“Building my confidence back over time from being at rock bottom to being back on the top was something that felt quite far-fetched at some points in the season.”

Robinson finished her season on a high, winning the FIS Giant Slalom World Cup finals in Austria, having earned World Cup silver two weeks before, fourth place at the world championships, and a career-best 10th in the Super-G.

“I definitely learnt a lot about resilience this year,” says Robinson.

“The lessons I’ve learnt this year have been very hard, but I think they’ve made me a stronger person and a stronger athlete and that’s going to help me a lot down the track. Knowing that I’ve been in more difficult situations before and I’ve handled it, so I can handle anything now.”

Sadowski-Synnott experienced her lessons in resilience as a shy 16-year-old, thrown somewhat unwillingly into the limelight after her 2018 Olympic bronze medal.

“It was very overwhelming and pretty crazy,” she says. “I definitely felt the pressure following that and it definitely affected my results the following year. But now I’ve matured as an athlete and as a person.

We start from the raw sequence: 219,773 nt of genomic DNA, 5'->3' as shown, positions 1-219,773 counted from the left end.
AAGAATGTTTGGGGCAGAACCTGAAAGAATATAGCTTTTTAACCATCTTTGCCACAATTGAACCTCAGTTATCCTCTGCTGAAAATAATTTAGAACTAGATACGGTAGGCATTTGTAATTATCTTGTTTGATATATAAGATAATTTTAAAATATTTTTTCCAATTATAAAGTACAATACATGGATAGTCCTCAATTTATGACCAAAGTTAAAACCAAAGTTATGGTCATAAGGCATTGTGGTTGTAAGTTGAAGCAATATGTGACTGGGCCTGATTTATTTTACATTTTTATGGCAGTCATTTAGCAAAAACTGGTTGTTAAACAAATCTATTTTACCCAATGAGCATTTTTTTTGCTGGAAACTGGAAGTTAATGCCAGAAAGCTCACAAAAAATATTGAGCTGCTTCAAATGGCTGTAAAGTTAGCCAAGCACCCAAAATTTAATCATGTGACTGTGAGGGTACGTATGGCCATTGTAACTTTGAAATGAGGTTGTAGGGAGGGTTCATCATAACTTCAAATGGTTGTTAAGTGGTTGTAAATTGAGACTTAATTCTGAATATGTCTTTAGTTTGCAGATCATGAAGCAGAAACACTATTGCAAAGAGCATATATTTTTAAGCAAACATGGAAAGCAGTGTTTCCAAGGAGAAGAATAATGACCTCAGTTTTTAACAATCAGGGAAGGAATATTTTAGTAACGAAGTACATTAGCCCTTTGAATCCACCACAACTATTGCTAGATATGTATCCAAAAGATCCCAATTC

“My way of looking at it is that with every up comes a down and with every down comes an up. So there’s always something to look forward to and something to humble you because you’re not always going to be up so high.

“I’ve learnt how to deal with it which is very important going into this next season.”

Because next season is the Olympics, and the huge weight of expectation.  

“I feel it, but I think that’s expected and I think it would be worse if there was no expectation,” says Robinson. “People expect something of you because they know you can do it.”

Sadowski-Synnott agrees. “It’s exciting having that expectation now because after Korea I was scared of it. I didn’t think I belonged in the realm of the top five or the top 10, but now I feel like I’ve put in the work.

“If I got anything less than what I’m aiming for, it would be a disappointment. That’s just what I’m going to have to deal with if it happens – but I’m aiming for the top.”

Alex Kerr is a freelance writer and editor based in Wanaka. She's worked in triathlon and multisport, covering events like the Coast to Coast, before becoming communications manager at Snow Sports NZ...